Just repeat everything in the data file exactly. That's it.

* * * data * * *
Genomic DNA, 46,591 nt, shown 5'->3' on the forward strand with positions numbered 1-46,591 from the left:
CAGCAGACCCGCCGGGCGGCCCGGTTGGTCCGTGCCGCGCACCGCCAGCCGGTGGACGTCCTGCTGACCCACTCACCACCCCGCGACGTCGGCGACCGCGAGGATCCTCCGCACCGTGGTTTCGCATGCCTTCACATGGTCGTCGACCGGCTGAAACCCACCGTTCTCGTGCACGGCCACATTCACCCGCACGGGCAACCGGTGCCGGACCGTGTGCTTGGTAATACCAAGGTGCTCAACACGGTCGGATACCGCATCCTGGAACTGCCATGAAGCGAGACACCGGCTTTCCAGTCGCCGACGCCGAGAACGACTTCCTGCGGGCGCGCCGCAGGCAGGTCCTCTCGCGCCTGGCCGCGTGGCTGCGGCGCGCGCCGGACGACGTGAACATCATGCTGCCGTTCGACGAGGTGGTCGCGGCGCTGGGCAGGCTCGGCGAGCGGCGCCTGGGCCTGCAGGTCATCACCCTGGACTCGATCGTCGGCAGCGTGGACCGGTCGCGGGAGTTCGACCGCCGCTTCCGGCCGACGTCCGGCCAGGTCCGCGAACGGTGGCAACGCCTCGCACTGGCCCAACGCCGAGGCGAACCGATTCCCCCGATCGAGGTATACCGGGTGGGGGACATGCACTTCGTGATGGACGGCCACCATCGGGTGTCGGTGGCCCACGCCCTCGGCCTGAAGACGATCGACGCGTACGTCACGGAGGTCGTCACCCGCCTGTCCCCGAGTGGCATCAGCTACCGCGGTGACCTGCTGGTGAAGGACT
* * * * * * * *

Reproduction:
Genomic DNA, 46,591 nt, shown 5'->3' on the forward strand with positions numbered 1-46,591 from the left:
CAGCAGACCCGCCGGGCGGCCCGGTTGGTCCGTGCCGCGCACCGCCAGCCGGTGGACGTCCTGCTGACCCACTCACCACCCCGCGACGTCGGCGACCGCGAGGATCCTCCGCACCGTGGTTTCGCATGCCTTCACATGGTCGTCGACCGGCTGAAACCCACCGTTCTCGTGCACGGCCACATTCACCCGCACGGGCAACCGGTGCCGGACCGTGTGCTTGGTAATACCAAGGTGCTCAACACGGTCGGATACCGCATCCTGGAACTGCCATGAAGCGAGACACCGGCTTTCCAGTCGCCGACGCCGAGAACGACTTCCTGCGGGCGCGCCGCAGGCAGGTCCTCTCGCGCCTGGCCGCGTGGCTGCGGCGCGCGCCGGACGACGTGAACATCATGCTGCCGTTCGACGAGGTGGTCGCGGCGCTGGGCAGGCTCGGCGAGCGGCGCCTGGGCCTGCAGGTCATCACCCTGGACTCGATCGTCGGCAGCGTGGACCGGTCGCGGGAGTTCGACCGCCGCTTCCGGCCGACGTCCGGCCAGGTCCGCGAACGGTGGCAACGCCTCGCACTGGCCCAACGCCGAGGCGAACCGATTCCCCCGATCGAGGTATACCGGGTGGGGGACATGCACTTCGTGATGGACGGCCACCATCGGGTGTCGGTGGCCCACGCCCTCGGCCTGAAGACGATCGACGCGTACGTCACGGAGGTCGTCACCCGCCTGTCCCCGAGTGGCATCAGCTACCGCGGTGACCTGCTGGTGAAGGACT